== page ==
Based in Michigan, Alcona Citizens for Health, Inc. (Alcona) is a medical group with offices in nine locations. As one of the founding members of Caravan’s Collaborative ACO, Alcona has participated since 2014.

With population health practices well established among staff and providers, Alcona prepared to implement new methods of care in response to the COVID-19 pandemic. One priority was virtual care. Alcona’s specialty clinics had already opened their virtual care doors and had been successfully conducting BHI appointments from FQHCs. With one goal, to serve their patients to the best of their abilities, they expanded their virtual care services.

They began by looking at the providers who were already performing telehealth visits and one provider stepped forward to set the stage for the entire health system. Alcona ensured that providers, staff, and patients were equipped with the tools, resources, and information required to be successful by using well-engrained population health methodologies.

‘Drive-up Telehealth’

When challenges presented themselves, each time Alcona successfully course-corrected. When Skype wasn’t reliable in their area, they determined Zoom was. When patients didn’t have ready access to Wi-Fi, they created ‘Hot Spots’ in clinic parking lots – areas cordoned off specifically for telehealth appointments. For patients who didn’t own a smartphone or laptop, they provided tablets for them to use from the safety of their car – tablets donated by staff and employees, reformatted and prepared by IT teams to make them user-friendly. Every Alcona clinic had a ‘telehealth mini-launch’ that provided staff the resources and information they needed to develop workflows, use Zoom, ensure proper documentation and troubleshoot issues.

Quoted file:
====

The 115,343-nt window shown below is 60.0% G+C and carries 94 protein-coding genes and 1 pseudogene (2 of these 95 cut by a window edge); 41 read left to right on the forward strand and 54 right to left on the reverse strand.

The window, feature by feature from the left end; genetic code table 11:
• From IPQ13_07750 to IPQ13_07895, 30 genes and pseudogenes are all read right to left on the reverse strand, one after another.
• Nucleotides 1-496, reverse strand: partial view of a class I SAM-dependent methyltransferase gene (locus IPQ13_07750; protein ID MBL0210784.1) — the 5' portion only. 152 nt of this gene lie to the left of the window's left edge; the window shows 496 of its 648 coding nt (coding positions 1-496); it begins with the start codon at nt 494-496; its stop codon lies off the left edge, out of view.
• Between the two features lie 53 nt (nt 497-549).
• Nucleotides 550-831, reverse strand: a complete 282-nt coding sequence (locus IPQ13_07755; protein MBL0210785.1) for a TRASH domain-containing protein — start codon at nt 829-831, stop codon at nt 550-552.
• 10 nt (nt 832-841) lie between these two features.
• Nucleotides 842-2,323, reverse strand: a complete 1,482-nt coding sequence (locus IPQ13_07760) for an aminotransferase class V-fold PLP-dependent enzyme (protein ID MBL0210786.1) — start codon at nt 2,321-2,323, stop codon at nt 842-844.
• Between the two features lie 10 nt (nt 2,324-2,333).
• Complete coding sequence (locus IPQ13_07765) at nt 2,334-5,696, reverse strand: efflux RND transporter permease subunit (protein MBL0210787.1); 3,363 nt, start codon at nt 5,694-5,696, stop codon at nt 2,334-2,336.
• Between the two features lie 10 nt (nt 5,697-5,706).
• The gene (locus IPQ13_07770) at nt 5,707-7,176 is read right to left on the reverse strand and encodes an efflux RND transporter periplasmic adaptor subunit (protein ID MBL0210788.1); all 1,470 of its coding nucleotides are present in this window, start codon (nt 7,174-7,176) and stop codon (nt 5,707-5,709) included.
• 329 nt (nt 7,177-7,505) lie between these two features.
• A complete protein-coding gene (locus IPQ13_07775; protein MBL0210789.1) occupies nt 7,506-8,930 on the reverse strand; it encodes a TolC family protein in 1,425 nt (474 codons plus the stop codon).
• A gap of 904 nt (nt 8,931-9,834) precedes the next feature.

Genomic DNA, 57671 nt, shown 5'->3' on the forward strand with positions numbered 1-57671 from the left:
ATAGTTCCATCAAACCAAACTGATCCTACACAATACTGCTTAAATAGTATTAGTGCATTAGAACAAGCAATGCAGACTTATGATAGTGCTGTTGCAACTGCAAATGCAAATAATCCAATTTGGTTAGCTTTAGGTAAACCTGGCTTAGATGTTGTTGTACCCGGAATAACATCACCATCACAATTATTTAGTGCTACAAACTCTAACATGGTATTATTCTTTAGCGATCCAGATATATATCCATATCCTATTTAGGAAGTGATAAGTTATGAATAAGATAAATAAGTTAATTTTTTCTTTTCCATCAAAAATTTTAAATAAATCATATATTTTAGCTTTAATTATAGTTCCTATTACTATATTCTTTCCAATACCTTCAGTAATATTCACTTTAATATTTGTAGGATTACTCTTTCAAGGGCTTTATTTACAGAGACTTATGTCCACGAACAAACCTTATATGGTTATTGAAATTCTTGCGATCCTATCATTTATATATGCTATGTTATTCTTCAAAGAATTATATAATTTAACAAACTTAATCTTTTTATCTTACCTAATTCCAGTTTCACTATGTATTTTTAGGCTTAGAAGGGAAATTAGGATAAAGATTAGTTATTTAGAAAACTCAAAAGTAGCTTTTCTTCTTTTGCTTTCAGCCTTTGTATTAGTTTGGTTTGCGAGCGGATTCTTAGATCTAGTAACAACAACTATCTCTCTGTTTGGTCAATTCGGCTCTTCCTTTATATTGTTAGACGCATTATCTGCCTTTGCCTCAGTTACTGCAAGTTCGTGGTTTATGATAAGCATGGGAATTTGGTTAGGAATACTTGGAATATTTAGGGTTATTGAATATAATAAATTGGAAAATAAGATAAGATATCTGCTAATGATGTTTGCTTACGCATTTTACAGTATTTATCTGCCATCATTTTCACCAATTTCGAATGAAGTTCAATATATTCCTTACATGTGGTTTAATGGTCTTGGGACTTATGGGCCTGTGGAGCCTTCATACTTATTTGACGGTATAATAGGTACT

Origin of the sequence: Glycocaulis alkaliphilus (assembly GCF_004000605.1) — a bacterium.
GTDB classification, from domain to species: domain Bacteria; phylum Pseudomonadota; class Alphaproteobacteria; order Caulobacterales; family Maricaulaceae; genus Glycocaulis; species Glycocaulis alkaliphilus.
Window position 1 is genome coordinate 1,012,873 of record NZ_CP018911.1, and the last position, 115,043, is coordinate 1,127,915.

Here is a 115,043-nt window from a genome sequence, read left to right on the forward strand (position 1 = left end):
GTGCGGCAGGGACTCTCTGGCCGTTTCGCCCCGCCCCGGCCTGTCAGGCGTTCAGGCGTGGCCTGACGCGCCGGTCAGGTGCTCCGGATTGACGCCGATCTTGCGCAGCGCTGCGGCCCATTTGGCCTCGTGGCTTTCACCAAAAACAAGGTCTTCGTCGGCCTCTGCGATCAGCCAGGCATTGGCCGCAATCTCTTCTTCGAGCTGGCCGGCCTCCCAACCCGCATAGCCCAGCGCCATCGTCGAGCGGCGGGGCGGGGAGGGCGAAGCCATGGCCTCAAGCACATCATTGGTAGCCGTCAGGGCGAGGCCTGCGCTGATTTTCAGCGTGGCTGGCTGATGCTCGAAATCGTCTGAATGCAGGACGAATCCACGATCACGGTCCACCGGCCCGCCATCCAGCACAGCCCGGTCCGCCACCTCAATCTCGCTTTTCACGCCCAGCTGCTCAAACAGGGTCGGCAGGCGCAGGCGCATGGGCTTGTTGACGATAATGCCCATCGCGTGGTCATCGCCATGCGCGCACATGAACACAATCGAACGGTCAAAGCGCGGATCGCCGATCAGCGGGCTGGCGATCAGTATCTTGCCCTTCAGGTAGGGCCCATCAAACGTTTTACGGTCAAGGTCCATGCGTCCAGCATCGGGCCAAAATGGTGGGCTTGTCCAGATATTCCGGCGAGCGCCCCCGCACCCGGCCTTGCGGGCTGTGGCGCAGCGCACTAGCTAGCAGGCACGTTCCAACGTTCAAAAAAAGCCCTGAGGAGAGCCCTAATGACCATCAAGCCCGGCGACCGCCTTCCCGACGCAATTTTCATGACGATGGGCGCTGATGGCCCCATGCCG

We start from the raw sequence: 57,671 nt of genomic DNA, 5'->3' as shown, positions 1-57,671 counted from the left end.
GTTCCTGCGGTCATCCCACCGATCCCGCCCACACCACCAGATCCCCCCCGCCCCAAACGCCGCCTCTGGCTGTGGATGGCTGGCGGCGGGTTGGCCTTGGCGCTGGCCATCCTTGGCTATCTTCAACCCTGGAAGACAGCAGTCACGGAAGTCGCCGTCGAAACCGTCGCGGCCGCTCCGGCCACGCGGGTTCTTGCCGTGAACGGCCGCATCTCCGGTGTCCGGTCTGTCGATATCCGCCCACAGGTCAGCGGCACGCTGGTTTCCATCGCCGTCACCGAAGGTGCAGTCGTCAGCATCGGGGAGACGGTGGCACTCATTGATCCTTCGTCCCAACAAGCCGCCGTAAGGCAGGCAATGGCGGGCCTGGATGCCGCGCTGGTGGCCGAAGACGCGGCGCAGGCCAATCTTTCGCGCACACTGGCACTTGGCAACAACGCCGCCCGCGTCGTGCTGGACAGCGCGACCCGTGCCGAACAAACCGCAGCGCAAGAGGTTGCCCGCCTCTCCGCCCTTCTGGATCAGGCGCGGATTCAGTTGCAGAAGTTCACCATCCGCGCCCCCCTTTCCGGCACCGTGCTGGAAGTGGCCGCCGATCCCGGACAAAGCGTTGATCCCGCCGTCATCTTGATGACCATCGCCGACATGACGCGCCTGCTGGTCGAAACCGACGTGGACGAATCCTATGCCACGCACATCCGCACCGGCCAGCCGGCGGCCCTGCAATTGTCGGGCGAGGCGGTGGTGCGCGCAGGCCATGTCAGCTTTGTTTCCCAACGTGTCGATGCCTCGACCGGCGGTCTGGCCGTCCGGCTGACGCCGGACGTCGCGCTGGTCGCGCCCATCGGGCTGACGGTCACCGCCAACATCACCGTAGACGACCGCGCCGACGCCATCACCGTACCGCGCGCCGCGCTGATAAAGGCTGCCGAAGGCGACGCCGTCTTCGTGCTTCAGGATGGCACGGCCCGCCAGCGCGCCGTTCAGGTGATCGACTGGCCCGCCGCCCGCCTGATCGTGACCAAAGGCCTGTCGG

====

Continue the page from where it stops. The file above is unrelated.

Within two weeks, Alcona had converted 100% of their sites to virtual care practices and were successfully seeing 35-40% of their patients virtually. The majority of patients were seen through telehealth from their homes and each day, between 35-50 patients had appointments from the ‘Hot Spot’ zone in the designated spaces in the parking lot. The ‘drive-up telehealth’ gave patients the ability to safely see and be seen despite having no access to smart devices or technology.

Today, Alcona has begun to see more patients in office settings, however they continue to see patients virtually from home and from the ‘drive-up telehealth’ parking spaces.
“Telehealth has worked out great, we’ve served so many patients we would not have been able to see if we hadn’t put this in place.”
Caitlin Schlappi, RN
EMR Coordinator
Alcona Citizens for Health, Inc.

Patient-Provider Relationships at the Heart of Ridgecrest Regional’s Chronic Care Management Success